Scioscia's love of defense from his catchers couldn't blind him forever to the offensive incompetence of Jeff Mathis. Things finally changed this winter with Mathis jettisoned by Dipoto (in a trade to the Blue Jays) and Chris Iannetta acquired to restore some much-needed balance to the position. The question now is whether Iannetta can carry his offense out of Coors Field and into the American League - his career splits heavily favor his former home. Iannetta's arrival also casts a shadow over Hank Conger as the Angels' catcher of the future. With the 28-year-old Iannetta likely to make 100 starts or more, Conger (a former first-round pick) will compete with Bobby Wilson for backup duty at best.

In an ideal world for the Angels, Morales would return healthy in 2012 and ease back into things as their primary DH. However, as optimistic as the Angels are that Morales will be healthy on Opening Day, his health remains a question mark; Abreu lurks as a $9 million albatross with fading skills; and Trumbo is a second-year player with tremendous power but nowhere to play. Scioscia will piece together a DH out of that group with the remains (plus the idle half of his Callaspo-Izturis infield time-share) making up the meat of the Angels' bench.

Dipoto has brought a new vision, surrounding himself with a group of evaluators and assistants with a distinctly analytical bent. With greater job security than any other manager in baseball, Scioscia had become a looming power in the organization, stifling dissent. That has clearly changed with the new power structure in the front office. Dipoto's offseason moves (aided by Moreno's decision to throw open the bank vault) reflect his philosophy, pushing the Angels toward greater regard for on-base percentage and pitchers who can “control counts.” It represents a new direction for a franchise that had begun to grow stale.

Final Analysis
The offseason splurge for Pujols and Wilson has upped the ante for this season. Anything short of a return to the top of the AL West (a division the Angels ruled with five first-place finishes in six seasons from 2004-09) might make them question their investment. It won't be easy. The Rangers remain a power, with a strong farm system and a deep team anchored by players entering their primes. The Angels-Rangers rivalry figures to be as competitive as any in baseball.



Batting Order
SS Erick Aybar (S)
Switch-hitter was much more dangerous from the left side — a .308 average, .341 OBP and seven home runs.
2B Howard Kendrick (R)
Added power (career-highs of 18 HRs and .464 slugging percentage) to .285 average last season.
1B Albert Pujols (R)
Contract includes $3 million bonus for 3,000th hit, $7 million for 763rd home run - has 2,073 hits, 445 homers.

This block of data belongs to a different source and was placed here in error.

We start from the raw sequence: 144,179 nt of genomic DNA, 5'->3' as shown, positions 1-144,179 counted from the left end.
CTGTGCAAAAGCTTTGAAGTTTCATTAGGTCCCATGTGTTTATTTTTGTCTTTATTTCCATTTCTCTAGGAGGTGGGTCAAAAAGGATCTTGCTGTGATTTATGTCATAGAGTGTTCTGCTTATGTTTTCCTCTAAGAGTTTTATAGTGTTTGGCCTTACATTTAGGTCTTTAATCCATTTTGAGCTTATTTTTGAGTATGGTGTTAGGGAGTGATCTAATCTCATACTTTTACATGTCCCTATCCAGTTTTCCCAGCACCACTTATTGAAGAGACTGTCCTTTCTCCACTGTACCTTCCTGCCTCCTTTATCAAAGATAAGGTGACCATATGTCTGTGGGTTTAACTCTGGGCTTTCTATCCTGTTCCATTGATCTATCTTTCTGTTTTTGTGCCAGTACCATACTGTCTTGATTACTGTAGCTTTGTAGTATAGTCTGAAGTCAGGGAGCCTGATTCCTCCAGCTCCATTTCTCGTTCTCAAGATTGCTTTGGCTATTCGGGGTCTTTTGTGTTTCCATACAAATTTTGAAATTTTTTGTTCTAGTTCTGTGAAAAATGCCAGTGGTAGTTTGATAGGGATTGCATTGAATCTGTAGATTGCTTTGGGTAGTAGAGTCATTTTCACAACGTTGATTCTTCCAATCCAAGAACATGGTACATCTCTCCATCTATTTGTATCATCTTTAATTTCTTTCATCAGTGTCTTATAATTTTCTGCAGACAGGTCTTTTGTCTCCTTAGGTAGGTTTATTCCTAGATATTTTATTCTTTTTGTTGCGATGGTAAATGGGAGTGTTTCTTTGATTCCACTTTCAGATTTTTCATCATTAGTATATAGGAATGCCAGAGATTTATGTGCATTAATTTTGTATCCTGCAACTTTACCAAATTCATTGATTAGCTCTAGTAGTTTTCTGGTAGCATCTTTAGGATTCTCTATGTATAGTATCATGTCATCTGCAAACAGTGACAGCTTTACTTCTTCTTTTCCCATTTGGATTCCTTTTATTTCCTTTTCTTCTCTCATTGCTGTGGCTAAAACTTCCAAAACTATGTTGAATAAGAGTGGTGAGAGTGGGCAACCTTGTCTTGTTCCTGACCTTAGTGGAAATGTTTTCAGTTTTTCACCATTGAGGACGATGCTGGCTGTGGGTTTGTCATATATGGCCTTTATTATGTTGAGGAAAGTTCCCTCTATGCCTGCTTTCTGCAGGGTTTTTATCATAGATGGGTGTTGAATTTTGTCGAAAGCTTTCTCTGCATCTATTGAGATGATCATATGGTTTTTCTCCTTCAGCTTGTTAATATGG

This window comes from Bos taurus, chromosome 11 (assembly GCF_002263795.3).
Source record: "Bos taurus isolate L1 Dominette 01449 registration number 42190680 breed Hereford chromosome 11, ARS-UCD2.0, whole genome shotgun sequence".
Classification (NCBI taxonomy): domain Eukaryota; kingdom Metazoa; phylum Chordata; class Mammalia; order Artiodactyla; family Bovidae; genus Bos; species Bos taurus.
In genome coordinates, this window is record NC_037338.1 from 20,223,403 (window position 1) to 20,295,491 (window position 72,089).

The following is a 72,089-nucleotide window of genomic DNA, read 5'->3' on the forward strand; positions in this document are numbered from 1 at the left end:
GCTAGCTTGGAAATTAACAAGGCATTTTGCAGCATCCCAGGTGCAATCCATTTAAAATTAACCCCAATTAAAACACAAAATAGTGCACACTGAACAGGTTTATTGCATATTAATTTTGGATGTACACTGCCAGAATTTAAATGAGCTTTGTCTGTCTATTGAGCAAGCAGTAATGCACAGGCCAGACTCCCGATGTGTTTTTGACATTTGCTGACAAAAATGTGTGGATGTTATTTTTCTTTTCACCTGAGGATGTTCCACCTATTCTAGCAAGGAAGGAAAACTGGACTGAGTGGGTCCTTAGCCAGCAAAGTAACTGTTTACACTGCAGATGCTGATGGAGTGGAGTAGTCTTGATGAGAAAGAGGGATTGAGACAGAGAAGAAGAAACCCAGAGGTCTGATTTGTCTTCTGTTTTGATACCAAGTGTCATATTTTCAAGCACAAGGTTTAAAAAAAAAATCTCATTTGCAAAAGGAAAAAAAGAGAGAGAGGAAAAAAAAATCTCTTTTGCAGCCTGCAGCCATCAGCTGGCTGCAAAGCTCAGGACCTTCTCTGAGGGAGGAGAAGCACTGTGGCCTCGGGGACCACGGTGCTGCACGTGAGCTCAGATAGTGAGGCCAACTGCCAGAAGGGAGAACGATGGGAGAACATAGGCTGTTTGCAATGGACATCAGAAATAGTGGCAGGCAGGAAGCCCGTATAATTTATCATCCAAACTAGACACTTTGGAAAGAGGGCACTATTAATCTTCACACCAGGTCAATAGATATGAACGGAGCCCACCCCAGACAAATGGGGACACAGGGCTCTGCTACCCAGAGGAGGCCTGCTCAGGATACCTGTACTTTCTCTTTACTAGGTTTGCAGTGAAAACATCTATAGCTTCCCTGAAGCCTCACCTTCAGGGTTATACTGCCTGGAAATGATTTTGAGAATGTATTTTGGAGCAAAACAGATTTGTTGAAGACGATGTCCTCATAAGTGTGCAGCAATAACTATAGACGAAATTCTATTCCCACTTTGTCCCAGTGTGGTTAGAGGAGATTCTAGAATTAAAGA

DH Kendrys Morales (S)
Has missed 273 games since fracturing his left ankle on May 29, 2010.
RF Torii Hunter (R)
Reversed aging process in second half of 2011 - .324 average, 10 home runs, 31 RBIs after the end of July.
LF Vernon Wells (R)
Wells' .218 average, .248 OBP in 2011 were lowest of any major leaguer who qualified for batting title.
3B Alberto Callaspo (S)
Should share playing time with Maicer Izturis, possibly Mark Trumbo as well.
C Chris Iannetta (R)
Had OBPs of .390 and .370 in the only two seasons in which he played 100-plus games (2008, '11).
CF Peter Bourjos (R)
Hit better against lefties (.289 average, .503 slugging) than righties; candidate for spot starts at leadoff.

INF Maicer Izturis (S)
One of Angels' smartest hitters, stayed healthy enough to play career-high 122 games in 2011.
C Bobby Wilson (R)
Caught Ervin Santana's no-hitter; penciled in to back up Chris Iannetta.
OF Bobby Abreu (L)
In serious decline but rare left-handed bat for righty-heavy Angels. He may serve as DH until Morales proves completely healthy.
OF Ryan Langerhans (L)
Veteran gives Angels another left-handed bat, provides solid defense at all three outfield positions
INF Mark Trumbo (R)
First rookie to lead Angels in homers (29) and RBIs (87) has to fight for at-bats now. Should get some work at third base in order to get his bat in the lineup.

RH Jered Weaver
Only Cy Young winner Justin Verlander had a better year among AL pitchers in 2011.
RH Dan Haren
Durable and dependable, Haren has not missed a start since becoming a regular in 2005.
LH C.J. Wilson
In two seasons since converting to starter is 31-15 with 3.14 ERA, 376 strikeouts.
RH Ervin Santana
Went 7-1 with 2.18 ERA in July and August including no-hitter in Cleveland.
RH Jerome Williams
22-2 with 3.10 ERA in 206.1 IP combined in independent league, Triple-A, majors and winter ball last year.

RH Jordan Walden (Closer)
Had club rookie record 32 saves - and tied for MLB-high with 10 blown saves.
LH Scott Downs
Most reliable reliever in a shaky 2011 bullpen had 26 holds, a 1.34 ERA.
RH LaTroy Hawkins
Veteran joins his ninth team; gives Angels another veteran setup option with Downs.
RH Bobby Cassevah
Mike Scioscia grew to trust Cassevah's heavy sinker late in the 2011 season.
LH Hisanori Takahashi
A lefty specialist who fared better against righties (.206 average, .599 OPS) than lefties (.261, .733).
RH Rich Thompson
Never grabbed hold of a role in 2011 but did have 56 strikeouts in 54 innings.
RH Jason Isringhausen
The former Cardinals closer resurrected his career with the Mets last season, finishing with 19 holds, seven saves and just five blown opportunities. He's an inexpensive and dicey insurance plan for Walden.

<p> Fueled by a new TV deal that gave the franchise's bottom line a robust boost, the Angels splurged on the biggest single-day free agent expenditure in baseball history - a combined $331.5 million committed to first baseman Albert Pujols and left-handed pitcher C.J. Wilson. Those two moves have transformed the Angels from a fading franchise trying to rebuild around young players into a serious threat to the Texas Rangers, the reigning power in the AL West and the American League.</p>